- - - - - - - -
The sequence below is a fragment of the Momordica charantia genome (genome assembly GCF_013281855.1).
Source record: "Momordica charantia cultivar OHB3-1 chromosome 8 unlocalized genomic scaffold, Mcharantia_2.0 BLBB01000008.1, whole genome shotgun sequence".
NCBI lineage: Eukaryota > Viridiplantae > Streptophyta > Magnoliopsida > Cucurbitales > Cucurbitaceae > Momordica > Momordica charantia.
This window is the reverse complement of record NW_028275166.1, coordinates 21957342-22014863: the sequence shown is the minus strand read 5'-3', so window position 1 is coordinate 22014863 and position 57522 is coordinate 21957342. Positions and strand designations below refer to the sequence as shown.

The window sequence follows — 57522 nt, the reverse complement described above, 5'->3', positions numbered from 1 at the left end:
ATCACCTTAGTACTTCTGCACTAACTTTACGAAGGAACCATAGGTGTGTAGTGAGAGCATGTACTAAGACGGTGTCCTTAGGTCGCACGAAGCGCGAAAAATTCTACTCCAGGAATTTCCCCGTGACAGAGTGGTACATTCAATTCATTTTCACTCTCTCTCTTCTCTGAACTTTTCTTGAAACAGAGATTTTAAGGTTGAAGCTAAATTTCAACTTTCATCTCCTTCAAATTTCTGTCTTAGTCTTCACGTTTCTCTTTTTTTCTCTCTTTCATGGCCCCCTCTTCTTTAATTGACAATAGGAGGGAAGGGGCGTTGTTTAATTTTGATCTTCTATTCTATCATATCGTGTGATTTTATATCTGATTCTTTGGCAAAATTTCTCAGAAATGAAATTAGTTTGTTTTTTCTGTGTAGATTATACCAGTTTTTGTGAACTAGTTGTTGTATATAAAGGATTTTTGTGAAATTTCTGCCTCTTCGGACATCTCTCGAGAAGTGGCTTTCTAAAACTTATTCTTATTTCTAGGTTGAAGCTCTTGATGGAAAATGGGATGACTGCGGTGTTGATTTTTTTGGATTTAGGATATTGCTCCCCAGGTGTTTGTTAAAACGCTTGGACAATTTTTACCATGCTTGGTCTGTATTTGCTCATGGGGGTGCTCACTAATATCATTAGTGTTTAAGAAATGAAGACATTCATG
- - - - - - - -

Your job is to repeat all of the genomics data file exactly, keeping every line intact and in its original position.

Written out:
The sequence below is a fragment of the Momordica charantia genome (genome assembly GCF_013281855.1).
Source record: "Momordica charantia cultivar OHB3-1 chromosome 8 unlocalized genomic scaffold, Mcharantia_2.0 BLBB01000008.1, whole genome shotgun sequence".
NCBI lineage: Eukaryota > Viridiplantae > Streptophyta > Magnoliopsida > Cucurbitales > Cucurbitaceae > Momordica > Momordica charantia.
This window is the reverse complement of record NW_028275166.1, coordinates 21957342-22014863: the sequence shown is the minus strand read 5'-3', so window position 1 is coordinate 22014863 and position 57522 is coordinate 21957342. Positions and strand designations below refer to the sequence as shown.

The window sequence follows — 57522 nt, the reverse complement described above, 5'->3', positions numbered from 1 at the left end:
ATCACCTTAGTACTTCTGCACTAACTTTACGAAGGAACCATAGGTGTGTAGTGAGAGCATGTACTAAGACGGTGTCCTTAGGTCGCACGAAGCGCGAAAAATTCTACTCCAGGAATTTCCCCGTGACAGAGTGGTACATTCAATTCATTTTCACTCTCTCTCTTCTCTGAACTTTTCTTGAAACAGAGATTTTAAGGTTGAAGCTAAATTTCAACTTTCATCTCCTTCAAATTTCTGTCTTAGTCTTCACGTTTCTCTTTTTTTCTCTCTTTCATGGCCCCCTCTTCTTTAATTGACAATAGGAGGGAAGGGGCGTTGTTTAATTTTGATCTTCTATTCTATCATATCGTGTGATTTTATATCTGATTCTTTGGCAAAATTTCTCAGAAATGAAATTAGTTTGTTTTTTCTGTGTAGATTATACCAGTTTTTGTGAACTAGTTGTTGTATATAAAGGATTTTTGTGAAATTTCTGCCTCTTCGGACATCTCTCGAGAAGTGGCTTTCTAAAACTTATTCTTATTTCTAGGTTGAAGCTCTTGATGGAAAATGGGATGACTGCGGTGTTGATTTTTTTGGATTTAGGATATTGCTCCCCAGGTGTTTGTTAAAACGCTTGGACAATTTTTACCATGCTTGGTCTGTATTTGCTCATGGGGGTGCTCACTAATATCATTAGTGTTTAAGAAATGAAGACATTCATG